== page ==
The tale of two strikers lived up to its billing. Harry Kane and Romelu Lukaku sat level at the summit of the Premier League’s goal-scoring charts prior to kick-off and a brace, including a brilliant opener, put the latter out in front at the final whistle. Yet he and his Tottenham Hotspur team-mates were given the jitters by his Everton counterpart, who scored late to give this otherwise unremarkable game a frantic finish.
Mauricio Pochettino made no changes to the starting line-up which blew Stoke City away on this ground a week ago, while Ronald Koeman opted for a protective screen of three defensively-minded midfielders, no doubt aware of Tottenham’s formidable home form. While the hosts were searching for a ninth consecutive win in the own backyard for the first time since the 1986/87 campaign, their guests wanted to stretch their unbeaten run to 10 games.
Such records are why both these coaches are in the contest to become Lionel Messi’s next manager, yet you would not have known it from the way their teams started. The only early moment of note came when Kyle Walker got the beating of Leighton Baines, knocking the ball past his fellow full-back and into the box. Baines recovered to get a clumsy foot on the ball, but the crowd cried ‘penalty’. Referee Michael Oliver correctly awarded a corner.
The two teams proceeded to cancel each other out for further 15 minutes, and such an enticing fixture threatened to descend into an irreversible deadlock, but out of nothing, something special broke us out of it. Kane collected the ball with his back to goal midway through Everton’s half and from the way he turned, you could tell what would come next. Even from 30 yards out, he looked confident. Pochettino simply turned and nodded to the bench when the rasping shot put Tottenham ahead. He too had seen it coming.
Now the Premier League’s leading scorer, Kane went back on the hunt. In the very next passage of play, he cut past Baines into the box off the right then looked up, played a smart one-two with Christian Eriksen and left a sliding Ashley Williams having to pay to get back in. All that was needed was a simple finish, but Robles parried the effort and an awaiting Eriksen blazed the rebound over. Tottenham finally had the bit between their teeth.
A spell of exerted pressure followed. After the careless Ramiro Funes Mori was cautioned for a kick on Kane’s shins, the goalscorer almost found his second, coming close to making a connection on the subsequent free-kick. A minute later, Victor Wanyama crashed a long-range effort against the upright and Kane, in an offside position, spooned the follow-up. Everton were on the ropes, and now was the time for Tottenham to put the contest to bed. Yet like one Evertonian at London’s O2 Arena on Saturday night, they took their time to find a telling blow.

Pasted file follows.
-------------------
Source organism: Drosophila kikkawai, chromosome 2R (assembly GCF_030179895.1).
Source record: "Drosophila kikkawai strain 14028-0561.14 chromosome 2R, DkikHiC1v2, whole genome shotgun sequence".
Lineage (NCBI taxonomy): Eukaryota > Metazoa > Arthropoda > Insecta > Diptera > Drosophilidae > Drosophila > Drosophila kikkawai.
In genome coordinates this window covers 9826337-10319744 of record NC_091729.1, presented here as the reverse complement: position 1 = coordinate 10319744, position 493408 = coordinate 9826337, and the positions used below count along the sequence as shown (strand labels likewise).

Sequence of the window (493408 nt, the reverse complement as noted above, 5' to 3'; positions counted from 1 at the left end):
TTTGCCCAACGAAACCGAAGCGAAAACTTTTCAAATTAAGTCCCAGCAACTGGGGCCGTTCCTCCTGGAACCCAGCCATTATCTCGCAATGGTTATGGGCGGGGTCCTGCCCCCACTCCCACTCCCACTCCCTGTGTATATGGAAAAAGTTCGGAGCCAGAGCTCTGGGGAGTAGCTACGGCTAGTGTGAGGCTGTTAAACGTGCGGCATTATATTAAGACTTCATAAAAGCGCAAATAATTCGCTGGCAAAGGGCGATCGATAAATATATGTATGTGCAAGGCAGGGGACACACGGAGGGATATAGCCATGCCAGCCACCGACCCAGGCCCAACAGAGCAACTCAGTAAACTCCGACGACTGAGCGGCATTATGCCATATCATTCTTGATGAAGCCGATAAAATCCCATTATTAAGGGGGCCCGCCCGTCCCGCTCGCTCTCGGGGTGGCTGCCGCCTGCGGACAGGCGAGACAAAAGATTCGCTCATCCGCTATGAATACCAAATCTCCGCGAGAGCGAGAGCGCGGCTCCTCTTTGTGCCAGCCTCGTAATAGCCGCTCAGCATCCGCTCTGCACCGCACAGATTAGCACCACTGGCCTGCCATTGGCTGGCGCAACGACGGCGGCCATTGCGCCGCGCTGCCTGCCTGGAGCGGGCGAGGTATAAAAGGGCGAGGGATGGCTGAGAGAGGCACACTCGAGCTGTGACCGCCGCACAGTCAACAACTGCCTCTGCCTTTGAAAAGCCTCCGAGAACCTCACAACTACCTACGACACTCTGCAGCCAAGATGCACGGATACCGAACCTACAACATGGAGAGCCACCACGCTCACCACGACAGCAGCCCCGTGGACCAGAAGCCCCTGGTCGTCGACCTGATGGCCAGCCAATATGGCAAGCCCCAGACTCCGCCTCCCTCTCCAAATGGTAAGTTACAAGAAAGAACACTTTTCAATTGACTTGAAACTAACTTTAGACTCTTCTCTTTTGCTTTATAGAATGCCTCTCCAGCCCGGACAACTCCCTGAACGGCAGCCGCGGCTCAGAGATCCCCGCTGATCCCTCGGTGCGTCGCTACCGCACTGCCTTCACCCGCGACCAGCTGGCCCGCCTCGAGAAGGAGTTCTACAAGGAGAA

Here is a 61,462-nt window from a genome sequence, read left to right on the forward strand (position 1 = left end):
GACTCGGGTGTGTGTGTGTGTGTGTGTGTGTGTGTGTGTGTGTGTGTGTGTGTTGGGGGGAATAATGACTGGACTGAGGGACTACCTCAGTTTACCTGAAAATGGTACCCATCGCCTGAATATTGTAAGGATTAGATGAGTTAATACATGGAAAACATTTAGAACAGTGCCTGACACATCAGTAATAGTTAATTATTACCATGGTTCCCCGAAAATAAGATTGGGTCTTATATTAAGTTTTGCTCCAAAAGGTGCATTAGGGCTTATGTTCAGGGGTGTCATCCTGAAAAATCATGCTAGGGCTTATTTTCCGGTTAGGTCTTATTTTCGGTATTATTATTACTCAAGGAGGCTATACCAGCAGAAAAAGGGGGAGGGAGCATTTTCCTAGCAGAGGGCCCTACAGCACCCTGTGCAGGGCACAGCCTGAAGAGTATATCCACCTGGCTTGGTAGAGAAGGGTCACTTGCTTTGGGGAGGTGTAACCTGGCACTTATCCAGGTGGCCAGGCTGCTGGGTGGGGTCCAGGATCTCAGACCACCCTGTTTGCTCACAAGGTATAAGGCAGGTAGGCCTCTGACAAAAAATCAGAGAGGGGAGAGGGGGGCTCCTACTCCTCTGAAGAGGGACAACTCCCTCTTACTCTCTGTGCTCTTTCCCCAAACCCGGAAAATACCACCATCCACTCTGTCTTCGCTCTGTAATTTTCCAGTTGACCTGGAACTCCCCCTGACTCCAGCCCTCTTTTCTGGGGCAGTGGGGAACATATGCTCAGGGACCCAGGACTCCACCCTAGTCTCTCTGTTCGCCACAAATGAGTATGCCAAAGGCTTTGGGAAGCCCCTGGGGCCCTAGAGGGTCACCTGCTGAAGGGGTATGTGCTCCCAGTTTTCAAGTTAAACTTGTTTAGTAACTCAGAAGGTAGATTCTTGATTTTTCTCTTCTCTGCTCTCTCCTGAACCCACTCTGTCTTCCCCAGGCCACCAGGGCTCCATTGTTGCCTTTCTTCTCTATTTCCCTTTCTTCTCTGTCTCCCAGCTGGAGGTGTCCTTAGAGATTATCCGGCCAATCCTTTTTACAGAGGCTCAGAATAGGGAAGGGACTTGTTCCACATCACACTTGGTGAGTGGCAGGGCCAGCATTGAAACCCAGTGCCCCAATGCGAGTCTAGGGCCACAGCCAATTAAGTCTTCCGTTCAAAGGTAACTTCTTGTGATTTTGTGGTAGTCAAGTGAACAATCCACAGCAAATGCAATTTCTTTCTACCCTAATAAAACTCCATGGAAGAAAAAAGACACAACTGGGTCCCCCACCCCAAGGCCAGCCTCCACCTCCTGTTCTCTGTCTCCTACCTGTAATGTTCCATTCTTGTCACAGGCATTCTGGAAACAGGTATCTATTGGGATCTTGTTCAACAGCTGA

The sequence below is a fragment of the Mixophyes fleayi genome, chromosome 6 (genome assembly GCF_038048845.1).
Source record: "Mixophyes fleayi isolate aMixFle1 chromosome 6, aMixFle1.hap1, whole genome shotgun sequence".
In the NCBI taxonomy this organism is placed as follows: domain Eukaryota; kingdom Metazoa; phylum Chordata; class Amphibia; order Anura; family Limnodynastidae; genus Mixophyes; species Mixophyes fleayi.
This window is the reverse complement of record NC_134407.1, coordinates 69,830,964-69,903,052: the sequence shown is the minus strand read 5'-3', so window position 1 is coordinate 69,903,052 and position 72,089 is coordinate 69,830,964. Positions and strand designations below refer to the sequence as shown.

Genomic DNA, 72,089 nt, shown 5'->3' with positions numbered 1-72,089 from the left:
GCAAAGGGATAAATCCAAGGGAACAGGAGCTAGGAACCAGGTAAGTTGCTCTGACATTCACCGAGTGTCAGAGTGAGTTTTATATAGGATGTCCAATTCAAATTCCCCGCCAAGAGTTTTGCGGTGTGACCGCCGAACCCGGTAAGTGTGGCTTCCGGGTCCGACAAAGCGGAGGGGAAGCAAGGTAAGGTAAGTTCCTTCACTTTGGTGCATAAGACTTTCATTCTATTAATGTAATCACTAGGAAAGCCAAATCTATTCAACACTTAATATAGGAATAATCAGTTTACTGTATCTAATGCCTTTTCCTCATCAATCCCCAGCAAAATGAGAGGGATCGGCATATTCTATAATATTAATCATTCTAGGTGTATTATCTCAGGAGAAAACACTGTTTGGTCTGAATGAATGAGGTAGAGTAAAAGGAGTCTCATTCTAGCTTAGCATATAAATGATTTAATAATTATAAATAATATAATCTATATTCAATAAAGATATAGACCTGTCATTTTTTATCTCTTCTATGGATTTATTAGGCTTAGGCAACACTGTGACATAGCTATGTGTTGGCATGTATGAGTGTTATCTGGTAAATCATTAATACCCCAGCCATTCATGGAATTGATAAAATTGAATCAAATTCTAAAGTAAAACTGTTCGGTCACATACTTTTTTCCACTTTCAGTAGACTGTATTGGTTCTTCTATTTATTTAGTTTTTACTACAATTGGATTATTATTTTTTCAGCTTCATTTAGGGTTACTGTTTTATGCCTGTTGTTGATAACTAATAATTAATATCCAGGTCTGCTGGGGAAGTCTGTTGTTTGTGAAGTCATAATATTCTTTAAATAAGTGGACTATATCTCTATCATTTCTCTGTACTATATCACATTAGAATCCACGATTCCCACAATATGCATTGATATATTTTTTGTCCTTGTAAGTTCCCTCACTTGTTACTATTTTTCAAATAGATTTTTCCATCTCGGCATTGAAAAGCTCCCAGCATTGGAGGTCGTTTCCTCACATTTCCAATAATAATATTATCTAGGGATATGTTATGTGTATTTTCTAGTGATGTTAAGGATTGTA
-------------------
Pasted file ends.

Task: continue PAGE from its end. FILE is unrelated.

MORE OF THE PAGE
It came, eventually, 10 minutes after the interval, courtesy of a defensive mix-up. While in the process receiving a simple pass from his goalkeeper, Morgan Schneiderlin failed to spot Dele Alli lurking over his right shoulder. The youngster knocked the ball into the path of Kane, who was suddenly bearing down on Robles with time and space to pick his spot. He slipped it past the onrushing Spaniard with ease.
There now seemed to be no chance of the Premier League’s only remaining unbeaten home record being blemished and Tottenham, safe in that knowledge, bedded in. Only the unlikely figure of Jan Vertonghen was willing to take risk to increase the lead. The centre-back had embarked on a brilliant if risky run and stung Robles’ palms shortly before Kane’s second. He did so once again during one of the second half’s many lulls. This time, his shot was blocked.
Perhaps he should have played a bit safer. Eight minutes from time, with Everton still waiting to register a shot on target, the Belgian slipped, allowing his compatriot Lukaku to pick up on Kevin Mirallas’ pass and run through on goal. Having struggled for a kick all afternoon, a simple finish past Hugo Lloris cut Tottenham’s lead down to one, and Kane’s with it.
The away end was buoyant and could sense a collapse from their hosts, but Everton’s first real opening had come by way of an opponent’s error, and their team was still struggling to make inroads of their own. Tottenham held them at bay and at the start of stoppage time, restored their two-goal advantage. Alli took a touch on Harry Winks’ free-kick while running in front of Robles, deflecting the ball past the goalkeeper and into the corner of the net.
There was just enough time for Everton to hit back, with Enner Valencia glancing home Ross Barkley’s free-kick for a consolation, but with only seconds remaining, it was too little too late.
Tottenham Hotspur (3-4-2-1): Lloris, Walker, Alderweireld, Vertonghen, Davies, Dier, Wanyama, Dembele (Winks 78), Eriksen (Sissoko 87), Alli, Kane (Janssen 90).
Everton (4-2-3-1): Robles, Coleman, Funes Mori, Williams, Baines, Gueye (Valencia 81), Barry (McCarthy 64), Davies (Mirallas 64), Schneiderlin, Barkley, Lukaku.
Referee: Michael Oliver (Northumberland)
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